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The problem

Consider some pre-generated list with coordinates x1,x2,x3,x4 and values of some function func at these points. For fixed x1 belonging to the x1 range from list but generally not equal to any of the grid points, I need to interpolate it somehow and integrate it with some pre-factor function prefactor[x1,x2,x3,x4] over x2, x3, x4.

The problem is that a brute-force integral using Interpolation is very slow, caused by interpolation built in Mathematica. I attempted to improve the integration speed by ~5-10 times (depending on the values of the parameter and x1) by keeping an accuracy of ~10% - by "mapping" the data onto a grid if assuming the given value of x1 and summing it over x2,x3,x4 (the code is given below). However, the implementation is very ugly - I am sure it is not optimized and contains rough approximations, while the speedup may be higher.

Could you please help me speed up the integration in a proper way?

Test data

This is the test list:

func[x1_, x2_, x3_, x4_] = If[x3 > x1, Exp[-(Sqrt[x1^2 + x3^2]/5)]*Sin[x2]*(Cos[20*x2])^x4*((100 - x4)/50)^2, 10^-90];
gridx1 = Table[x, {x, 0.05, 5.1, (5.1 - 0.05)/30}];
gridx2 = Table[10^x, {x, -5, Log10[0.05], (Log10[0.05] + 5)/20}];
gridx3 = Table[10^x, {x, Log10[0.051], Log10[350], (Log10[350] - Log10[0.051])/50}];
gridx4 = Table[x, {x, 38., 88., 2.}];
GridIn1 = {gridx1, gridx2, gridx3, gridx4};
GridIn = Tuples[GridIn1];
list = Join[GridIn, Partition[func @@@ GridIn, 1], 2];

Below, there are the interpolation funcInt, the pre-factor prefactor and the integral intv:

funcInt[x1_,x2_,x3_,x4_] = 10^(Interpolation[Log10[list],InterpolationOrder->1][Log10[x1],Log10[x2],Log10[x3],Log10[x4]]);
prefactor[x1_, x2_, x3_, x4_, ct_] = Exp[-x4/(Cos[x2]*ct*x3/x1)]/(Cos[x2]*ct*x3/x1);
intv[x1_, ct_] := NIntegrate[funcInt[x1, x2, x3, x4]*prefactor[x1, x2, x3, x4, ct], {x2, Min[gridx2], Max[gridx2]}, {x3, Min[gridx3], Max[gridx3]}, {x4, Min[gridx4], Max[gridx4]}, Method -> "AdaptiveMonteCarlo"]

Here, ct is a positive parameter with meaningful values between 0.01 and 10^8. Like everything that I do in Mathematica, it is very slow:

intv[4, 30] // AbsoluteTiming

{0.708241, 0.0000166047}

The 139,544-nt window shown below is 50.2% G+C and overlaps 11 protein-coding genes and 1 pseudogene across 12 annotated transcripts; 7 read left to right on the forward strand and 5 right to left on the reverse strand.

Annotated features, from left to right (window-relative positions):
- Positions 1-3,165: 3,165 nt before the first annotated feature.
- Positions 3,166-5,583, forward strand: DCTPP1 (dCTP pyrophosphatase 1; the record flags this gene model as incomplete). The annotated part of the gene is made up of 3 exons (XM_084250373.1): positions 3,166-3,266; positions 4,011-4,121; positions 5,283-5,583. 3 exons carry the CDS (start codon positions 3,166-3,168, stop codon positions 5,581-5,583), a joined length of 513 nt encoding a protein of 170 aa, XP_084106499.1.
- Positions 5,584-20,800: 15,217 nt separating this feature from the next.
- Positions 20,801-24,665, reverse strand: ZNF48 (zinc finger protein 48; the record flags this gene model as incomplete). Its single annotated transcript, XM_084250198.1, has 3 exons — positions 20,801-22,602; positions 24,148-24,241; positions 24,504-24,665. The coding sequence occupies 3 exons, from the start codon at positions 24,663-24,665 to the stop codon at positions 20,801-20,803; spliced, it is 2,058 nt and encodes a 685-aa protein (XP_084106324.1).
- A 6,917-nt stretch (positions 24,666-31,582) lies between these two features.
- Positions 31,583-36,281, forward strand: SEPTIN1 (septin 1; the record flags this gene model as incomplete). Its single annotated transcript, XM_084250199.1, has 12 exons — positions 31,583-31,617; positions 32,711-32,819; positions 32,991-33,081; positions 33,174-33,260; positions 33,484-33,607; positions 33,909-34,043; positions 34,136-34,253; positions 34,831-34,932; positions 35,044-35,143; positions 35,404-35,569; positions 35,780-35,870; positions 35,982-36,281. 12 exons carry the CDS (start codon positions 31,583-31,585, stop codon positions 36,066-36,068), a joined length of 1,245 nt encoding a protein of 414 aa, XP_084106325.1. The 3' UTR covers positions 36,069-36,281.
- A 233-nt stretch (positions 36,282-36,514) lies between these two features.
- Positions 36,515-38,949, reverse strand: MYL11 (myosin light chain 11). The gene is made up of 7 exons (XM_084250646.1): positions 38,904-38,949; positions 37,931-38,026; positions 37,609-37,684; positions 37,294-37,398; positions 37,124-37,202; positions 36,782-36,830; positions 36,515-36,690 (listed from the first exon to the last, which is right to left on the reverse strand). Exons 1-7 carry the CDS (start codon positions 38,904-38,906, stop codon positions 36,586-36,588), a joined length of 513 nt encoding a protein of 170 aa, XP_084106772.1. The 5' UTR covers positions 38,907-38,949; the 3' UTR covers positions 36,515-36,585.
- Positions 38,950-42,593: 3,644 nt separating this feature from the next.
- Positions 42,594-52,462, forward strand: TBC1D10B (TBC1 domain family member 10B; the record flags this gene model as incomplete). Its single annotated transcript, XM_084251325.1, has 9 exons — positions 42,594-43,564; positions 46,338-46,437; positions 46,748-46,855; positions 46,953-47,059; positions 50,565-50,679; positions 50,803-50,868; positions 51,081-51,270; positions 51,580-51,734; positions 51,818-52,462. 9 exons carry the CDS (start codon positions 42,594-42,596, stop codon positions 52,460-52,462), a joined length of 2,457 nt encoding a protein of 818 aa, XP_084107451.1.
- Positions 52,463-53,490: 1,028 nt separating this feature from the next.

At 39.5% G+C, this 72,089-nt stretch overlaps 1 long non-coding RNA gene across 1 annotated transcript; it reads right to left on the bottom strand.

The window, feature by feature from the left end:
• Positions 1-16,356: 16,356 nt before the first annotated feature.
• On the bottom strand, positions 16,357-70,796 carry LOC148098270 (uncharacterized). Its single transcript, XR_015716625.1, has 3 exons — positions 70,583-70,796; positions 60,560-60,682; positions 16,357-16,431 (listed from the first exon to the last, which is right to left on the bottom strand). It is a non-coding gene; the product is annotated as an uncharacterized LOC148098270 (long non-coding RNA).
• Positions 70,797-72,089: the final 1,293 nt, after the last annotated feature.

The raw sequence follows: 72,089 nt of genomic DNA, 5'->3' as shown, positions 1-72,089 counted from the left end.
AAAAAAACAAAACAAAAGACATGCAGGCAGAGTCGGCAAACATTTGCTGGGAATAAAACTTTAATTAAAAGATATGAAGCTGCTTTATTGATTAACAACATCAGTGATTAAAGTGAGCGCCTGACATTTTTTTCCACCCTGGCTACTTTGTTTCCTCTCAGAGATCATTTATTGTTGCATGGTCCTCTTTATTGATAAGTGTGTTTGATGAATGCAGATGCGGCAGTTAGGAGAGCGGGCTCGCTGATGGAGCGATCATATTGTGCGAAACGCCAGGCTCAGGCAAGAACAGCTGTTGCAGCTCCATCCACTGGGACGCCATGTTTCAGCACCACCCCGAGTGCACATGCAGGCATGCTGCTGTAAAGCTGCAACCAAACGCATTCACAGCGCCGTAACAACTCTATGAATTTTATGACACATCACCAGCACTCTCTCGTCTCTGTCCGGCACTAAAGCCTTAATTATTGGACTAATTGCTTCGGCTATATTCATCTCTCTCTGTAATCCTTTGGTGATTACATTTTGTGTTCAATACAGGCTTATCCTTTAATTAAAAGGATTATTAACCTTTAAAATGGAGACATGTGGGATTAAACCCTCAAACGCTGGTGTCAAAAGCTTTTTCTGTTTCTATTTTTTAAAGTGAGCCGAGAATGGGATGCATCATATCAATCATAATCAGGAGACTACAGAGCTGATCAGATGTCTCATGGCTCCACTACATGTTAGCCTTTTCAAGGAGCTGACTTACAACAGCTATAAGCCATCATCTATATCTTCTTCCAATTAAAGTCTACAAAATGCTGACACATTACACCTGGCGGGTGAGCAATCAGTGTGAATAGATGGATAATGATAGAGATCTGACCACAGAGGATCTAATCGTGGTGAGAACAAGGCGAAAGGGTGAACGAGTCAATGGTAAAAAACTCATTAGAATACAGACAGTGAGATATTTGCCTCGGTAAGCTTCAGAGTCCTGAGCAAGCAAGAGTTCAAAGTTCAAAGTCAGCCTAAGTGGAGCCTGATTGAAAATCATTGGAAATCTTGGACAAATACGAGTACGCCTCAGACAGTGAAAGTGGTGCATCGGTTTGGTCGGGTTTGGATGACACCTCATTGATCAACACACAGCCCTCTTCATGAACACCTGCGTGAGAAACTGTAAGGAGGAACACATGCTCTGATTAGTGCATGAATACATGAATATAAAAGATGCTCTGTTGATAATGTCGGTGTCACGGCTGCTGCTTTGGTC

I interpolated over the logarithmized data to accurately integrate into the region where the integrand drops exponentially (the case of small ct).

The potential speedup may be (compared to the integration of the initial function func) 10 times:

intv0[x1_, ct_] := 
 NIntegrate[
  func[x1, x2, x3, x4]*prefactor[x1, x2, x3, x4, ct], {x2, 
   Min[gridx2], Max[gridx2]}, {x3, Min[gridx3], Max[gridx3]}, {x4, 
   Min[gridx4], Max[gridx4]}, Method -> "AdaptiveMonteCarlo"]
intv0[4, 30] // AbsoluteTiming

{0.0670157, 0.0000184466}

It may also be imlroved further, depending of the performance of the built-in integration methods in Mathematica.

My attempt

I made the following attempt. For the given value of x1, I "map" Log10[list] onto a grid {{x1},gridx21,gridx31, gridx41}, where gridx21,gridx31,gridx41 are denser than the initial grid gridx1,.... Then, having the grid I compute the size of the intervals Delta x, multiply the mapped list with the intervals and the prefactor, and then sum over it.

It gives me a $\sim 5$x speedup per list of ct, with ~10% accuracy compared to intv.

However, I am pretty sure that the implementation is very dumb. First, it is not defined correctly mathematically (there are some rough approximations) - instead of using, e.g., Darboux sum $\sum_{i}\text{sup}(f_{x\in \{x_{i}\}})\Delta x_{i}$ I just sum $\sum_{i}f_{x_{i}}\Delta x_{i}$, where $f(x_{i})$ is just a value of the function at a point $x_{i}$, with no adequate relation between $x_{i}$ and $\Delta x_{i}$. Second, in particular, it becomes very inconvenient if there are several lists (with different grids) that I need to interpolate and integrate. I would appreciate it if you comment on this implementation.